Announcing the winners of the 2023 McLeod Writing Prize

This is the 10th anniversary of the annual prize recognizing research papers by first-year students on topics of identity, gender, and race.

2023 McLeod Writing Prize finalists and College Writing Program staff pose with Clara McLeod (fifth from left).

On September 27, the College Writing Program celebrated the winners and finalists of the Dean James E. McLeod First-Year Writing Prize. 

The prize was created in 2013 to encourage first-year students to engage in research early in their undergraduate careers. The late Dean McLeod, the prize’s namesake, was passionate about helping young students see scholarly potential in topics they care about. Any first-year student can submit an original research paper that explores some aspect of identity, gender, or race.

Two prizes are awarded each year: one to a student in the College of Arts & Sciences, and one to a student in the McKelvey School of Engineering, Olin Business School, or Sam Fox School of Design & Visual Arts. Along with a winner, the prize also recognizes a runner-up and an honorable mention in each area. 

Aileen Waters, lecturer in the College Writing Program and co-chair of the prize, emphasized the importance of continuing McLeod’s legacy. “It’s about telling students who might not otherwise think it — either because they are a first-year student or because they’re interested in topics that aren’t talked about as much in scholarly research — that their voices matter,” she said. 

Ten years on, the College Writing Program continues to try to grow the visibility of the prize on campus. This year, students submitted more than 180 papers. Waters said that with the student authors’ approval, they publish each of the finalists' papers on Open Scholarship. This allows their work to reach a larger audience and serve as an example for future first-year writers. (The 2023 essays will be posted soon.)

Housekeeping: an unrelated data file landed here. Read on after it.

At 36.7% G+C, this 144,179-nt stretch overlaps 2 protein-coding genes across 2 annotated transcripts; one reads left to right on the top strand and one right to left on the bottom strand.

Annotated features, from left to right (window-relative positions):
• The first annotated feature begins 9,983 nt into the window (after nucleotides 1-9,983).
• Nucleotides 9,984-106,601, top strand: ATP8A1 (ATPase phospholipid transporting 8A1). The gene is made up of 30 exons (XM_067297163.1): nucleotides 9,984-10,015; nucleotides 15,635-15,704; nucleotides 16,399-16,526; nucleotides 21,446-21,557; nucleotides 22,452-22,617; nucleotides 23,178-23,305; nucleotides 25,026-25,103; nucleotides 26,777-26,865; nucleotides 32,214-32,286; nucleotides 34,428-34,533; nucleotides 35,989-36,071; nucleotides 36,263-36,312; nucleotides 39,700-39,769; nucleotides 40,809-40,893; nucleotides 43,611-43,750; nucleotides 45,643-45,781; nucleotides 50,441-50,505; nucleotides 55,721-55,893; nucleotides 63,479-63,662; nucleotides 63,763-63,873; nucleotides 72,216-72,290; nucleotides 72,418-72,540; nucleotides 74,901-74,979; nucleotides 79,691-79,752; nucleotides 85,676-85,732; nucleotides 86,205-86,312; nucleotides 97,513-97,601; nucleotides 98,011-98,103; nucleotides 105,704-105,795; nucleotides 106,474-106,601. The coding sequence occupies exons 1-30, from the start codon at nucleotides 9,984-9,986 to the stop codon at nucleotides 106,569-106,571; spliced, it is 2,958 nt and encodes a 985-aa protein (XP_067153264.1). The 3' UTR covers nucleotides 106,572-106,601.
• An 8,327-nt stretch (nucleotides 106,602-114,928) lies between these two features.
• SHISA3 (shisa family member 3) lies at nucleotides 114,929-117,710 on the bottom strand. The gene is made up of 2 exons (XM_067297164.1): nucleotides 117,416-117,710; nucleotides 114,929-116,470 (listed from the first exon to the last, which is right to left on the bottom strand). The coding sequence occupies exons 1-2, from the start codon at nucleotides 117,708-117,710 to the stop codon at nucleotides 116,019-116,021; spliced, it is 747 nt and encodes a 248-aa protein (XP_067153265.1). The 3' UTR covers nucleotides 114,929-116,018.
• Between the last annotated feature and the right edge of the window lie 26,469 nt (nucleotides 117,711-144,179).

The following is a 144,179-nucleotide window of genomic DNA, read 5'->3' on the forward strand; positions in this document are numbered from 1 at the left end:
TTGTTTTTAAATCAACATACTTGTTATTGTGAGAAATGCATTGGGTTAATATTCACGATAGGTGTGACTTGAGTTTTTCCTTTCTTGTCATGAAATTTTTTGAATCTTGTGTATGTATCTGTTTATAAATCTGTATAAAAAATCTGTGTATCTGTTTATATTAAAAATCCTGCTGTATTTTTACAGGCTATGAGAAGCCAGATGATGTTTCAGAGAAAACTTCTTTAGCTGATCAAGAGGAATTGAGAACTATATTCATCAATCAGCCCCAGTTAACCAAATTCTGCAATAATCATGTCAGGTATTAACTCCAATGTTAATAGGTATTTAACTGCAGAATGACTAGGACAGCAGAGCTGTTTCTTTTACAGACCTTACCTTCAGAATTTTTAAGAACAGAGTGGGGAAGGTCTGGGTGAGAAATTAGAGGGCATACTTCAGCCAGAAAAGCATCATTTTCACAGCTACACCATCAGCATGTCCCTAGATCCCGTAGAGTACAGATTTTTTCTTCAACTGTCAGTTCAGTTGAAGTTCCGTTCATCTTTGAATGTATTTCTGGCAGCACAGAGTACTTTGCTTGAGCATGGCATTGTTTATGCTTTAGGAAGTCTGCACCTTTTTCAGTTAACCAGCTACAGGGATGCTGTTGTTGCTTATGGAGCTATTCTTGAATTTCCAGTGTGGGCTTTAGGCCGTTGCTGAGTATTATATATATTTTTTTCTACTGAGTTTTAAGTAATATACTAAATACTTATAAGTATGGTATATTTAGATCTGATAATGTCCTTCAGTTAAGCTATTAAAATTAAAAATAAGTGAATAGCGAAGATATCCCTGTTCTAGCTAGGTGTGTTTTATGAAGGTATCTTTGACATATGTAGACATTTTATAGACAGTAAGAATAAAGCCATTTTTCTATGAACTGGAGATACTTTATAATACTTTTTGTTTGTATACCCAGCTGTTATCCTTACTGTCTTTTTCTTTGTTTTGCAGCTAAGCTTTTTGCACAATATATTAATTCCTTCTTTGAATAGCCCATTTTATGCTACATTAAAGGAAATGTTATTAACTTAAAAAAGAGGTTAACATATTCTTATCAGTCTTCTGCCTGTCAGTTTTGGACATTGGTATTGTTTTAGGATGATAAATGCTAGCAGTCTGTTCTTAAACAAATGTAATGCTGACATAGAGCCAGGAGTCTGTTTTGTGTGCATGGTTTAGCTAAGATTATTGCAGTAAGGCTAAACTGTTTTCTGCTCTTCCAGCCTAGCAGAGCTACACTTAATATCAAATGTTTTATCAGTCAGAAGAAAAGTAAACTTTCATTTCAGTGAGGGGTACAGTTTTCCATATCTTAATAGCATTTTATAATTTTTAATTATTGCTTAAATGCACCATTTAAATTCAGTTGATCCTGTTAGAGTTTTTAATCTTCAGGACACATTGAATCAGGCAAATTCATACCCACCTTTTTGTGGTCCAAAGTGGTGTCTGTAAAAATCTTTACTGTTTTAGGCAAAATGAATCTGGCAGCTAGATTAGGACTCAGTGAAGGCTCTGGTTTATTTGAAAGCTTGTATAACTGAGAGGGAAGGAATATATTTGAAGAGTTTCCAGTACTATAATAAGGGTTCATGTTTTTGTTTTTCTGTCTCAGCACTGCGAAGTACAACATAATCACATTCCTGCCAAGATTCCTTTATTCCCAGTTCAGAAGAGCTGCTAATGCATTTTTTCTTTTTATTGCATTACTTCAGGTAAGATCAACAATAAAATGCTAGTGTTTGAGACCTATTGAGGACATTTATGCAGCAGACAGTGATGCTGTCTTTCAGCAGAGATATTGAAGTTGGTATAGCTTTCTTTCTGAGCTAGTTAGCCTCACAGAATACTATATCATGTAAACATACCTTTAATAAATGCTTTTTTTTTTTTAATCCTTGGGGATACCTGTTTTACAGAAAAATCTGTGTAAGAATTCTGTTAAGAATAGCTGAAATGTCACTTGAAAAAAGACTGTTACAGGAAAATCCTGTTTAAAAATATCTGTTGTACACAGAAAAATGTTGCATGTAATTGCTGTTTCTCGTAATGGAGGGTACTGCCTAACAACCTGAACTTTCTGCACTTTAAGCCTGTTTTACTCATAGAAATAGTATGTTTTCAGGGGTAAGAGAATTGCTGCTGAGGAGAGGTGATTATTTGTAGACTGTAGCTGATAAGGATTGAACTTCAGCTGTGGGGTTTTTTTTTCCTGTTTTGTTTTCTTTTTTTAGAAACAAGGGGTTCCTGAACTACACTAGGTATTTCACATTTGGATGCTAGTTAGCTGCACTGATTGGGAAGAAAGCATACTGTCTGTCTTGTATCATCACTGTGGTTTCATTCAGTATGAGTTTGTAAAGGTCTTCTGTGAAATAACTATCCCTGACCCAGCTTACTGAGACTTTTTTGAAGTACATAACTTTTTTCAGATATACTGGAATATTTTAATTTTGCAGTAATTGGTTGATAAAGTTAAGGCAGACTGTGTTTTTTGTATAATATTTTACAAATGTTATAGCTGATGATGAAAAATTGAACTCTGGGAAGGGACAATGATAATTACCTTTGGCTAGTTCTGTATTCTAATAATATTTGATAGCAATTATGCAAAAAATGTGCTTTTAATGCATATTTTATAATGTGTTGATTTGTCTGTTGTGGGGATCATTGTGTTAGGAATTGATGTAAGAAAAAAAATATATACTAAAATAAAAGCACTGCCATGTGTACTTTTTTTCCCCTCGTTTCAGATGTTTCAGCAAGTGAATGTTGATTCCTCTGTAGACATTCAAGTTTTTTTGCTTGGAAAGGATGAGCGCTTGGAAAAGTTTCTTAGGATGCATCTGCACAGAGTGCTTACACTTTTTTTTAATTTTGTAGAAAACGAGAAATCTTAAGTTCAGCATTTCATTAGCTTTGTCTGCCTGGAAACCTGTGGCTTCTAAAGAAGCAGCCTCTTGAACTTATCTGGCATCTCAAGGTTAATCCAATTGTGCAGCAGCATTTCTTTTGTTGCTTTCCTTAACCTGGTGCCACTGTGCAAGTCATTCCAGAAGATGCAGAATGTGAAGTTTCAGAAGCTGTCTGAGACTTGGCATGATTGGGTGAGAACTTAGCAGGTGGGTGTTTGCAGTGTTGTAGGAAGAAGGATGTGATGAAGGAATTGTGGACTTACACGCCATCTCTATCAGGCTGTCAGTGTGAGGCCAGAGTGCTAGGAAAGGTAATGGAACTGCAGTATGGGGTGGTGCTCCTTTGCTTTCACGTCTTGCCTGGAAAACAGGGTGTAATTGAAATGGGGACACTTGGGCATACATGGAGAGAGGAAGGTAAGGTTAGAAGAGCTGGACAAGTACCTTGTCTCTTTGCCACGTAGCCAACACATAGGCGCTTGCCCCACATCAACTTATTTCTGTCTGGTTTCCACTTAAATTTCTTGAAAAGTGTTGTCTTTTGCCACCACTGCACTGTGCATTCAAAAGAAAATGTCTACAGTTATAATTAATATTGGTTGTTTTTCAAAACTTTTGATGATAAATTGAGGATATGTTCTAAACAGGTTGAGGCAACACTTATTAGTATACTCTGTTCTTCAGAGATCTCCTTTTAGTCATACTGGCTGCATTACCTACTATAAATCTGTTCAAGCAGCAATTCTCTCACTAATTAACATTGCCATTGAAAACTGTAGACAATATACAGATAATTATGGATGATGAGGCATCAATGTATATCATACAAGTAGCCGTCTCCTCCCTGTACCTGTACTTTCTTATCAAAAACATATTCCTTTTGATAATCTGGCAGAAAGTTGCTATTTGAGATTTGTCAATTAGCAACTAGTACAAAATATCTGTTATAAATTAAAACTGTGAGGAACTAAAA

Dean McLeod's widow, Clara McLeod,
and Arts & Sciences winner Nina Todreas.

Nina Todreas, a sophomore majoring in psychology, won first prize in the Arts & Sciences category with her paper on body positivity on TikTok. She wasn’t thinking about the prize when she wrote the paper, but her professor, Eileen G’Sell, mentored Todreas throughout the writing process and encouraged her to apply. “I think it’s great that they recognize that research can be applied to more than your typical academic fields,” Todreas said. “It’s not exclusive to a certain type of person.”

Arts & Sciences winners and finalists

First prize: Nina Todreas for "Is it Really #bodypositive? Examining the Effectiveness of the Body Positivity Movement on TikTok"  

Runner-up: Amelia Wang for "The Paradox of 'Sad Girl' Music"

Honorable mention: Isatou Sey for "Black Women in Film: The Film Stereotypes, Cliches, and Tropes that Negatively Influence Perceptions of Black Women"

Other winners and finalists

First prize: Rosy Almazan from the Sam Fox School of Design & Visual Arts for "Coerced Sterilization of Mexican Origin Women: The Marginalization of Their Rights by Rosy Almazan"

Runner-up: Christine Jung from the Sam Fox School of Design & Visual Arts for "Conversion Therapy: Recovering from Attempts to 'Repair'"

Honorable mention: Dorian Marr from the McKelvey School of Engineering for "The Disabled Lens: Viewing Gender Performance"